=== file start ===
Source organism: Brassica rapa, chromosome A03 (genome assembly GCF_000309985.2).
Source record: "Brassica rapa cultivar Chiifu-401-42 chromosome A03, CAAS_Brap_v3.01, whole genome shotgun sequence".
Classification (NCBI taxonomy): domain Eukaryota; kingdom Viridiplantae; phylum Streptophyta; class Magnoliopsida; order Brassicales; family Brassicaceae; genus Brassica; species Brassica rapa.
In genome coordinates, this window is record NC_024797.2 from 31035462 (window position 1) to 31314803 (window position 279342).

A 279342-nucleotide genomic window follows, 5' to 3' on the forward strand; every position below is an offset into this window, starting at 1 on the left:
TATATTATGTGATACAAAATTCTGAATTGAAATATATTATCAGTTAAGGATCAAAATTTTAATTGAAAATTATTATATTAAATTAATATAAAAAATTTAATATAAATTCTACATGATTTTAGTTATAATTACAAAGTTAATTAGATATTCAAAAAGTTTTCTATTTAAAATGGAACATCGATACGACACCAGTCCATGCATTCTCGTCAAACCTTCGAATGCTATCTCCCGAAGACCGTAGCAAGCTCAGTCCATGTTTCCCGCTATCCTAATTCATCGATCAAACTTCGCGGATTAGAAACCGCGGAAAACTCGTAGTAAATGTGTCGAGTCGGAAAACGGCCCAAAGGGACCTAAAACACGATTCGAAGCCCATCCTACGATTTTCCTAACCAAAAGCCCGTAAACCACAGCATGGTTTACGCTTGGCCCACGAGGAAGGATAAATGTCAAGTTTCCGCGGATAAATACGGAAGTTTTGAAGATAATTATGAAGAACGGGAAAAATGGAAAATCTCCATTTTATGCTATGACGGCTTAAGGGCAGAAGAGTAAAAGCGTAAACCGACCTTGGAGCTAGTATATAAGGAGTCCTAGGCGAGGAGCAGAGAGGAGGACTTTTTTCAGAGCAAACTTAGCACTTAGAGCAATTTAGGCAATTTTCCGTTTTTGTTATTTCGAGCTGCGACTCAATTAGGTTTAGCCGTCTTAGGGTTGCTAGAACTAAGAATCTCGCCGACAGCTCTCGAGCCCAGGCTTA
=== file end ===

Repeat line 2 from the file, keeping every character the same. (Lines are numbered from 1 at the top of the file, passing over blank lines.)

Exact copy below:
Source record: "Brassica rapa cultivar Chiifu-401-42 chromosome A03, CAAS_Brap_v3.01, whole genome shotgun sequence".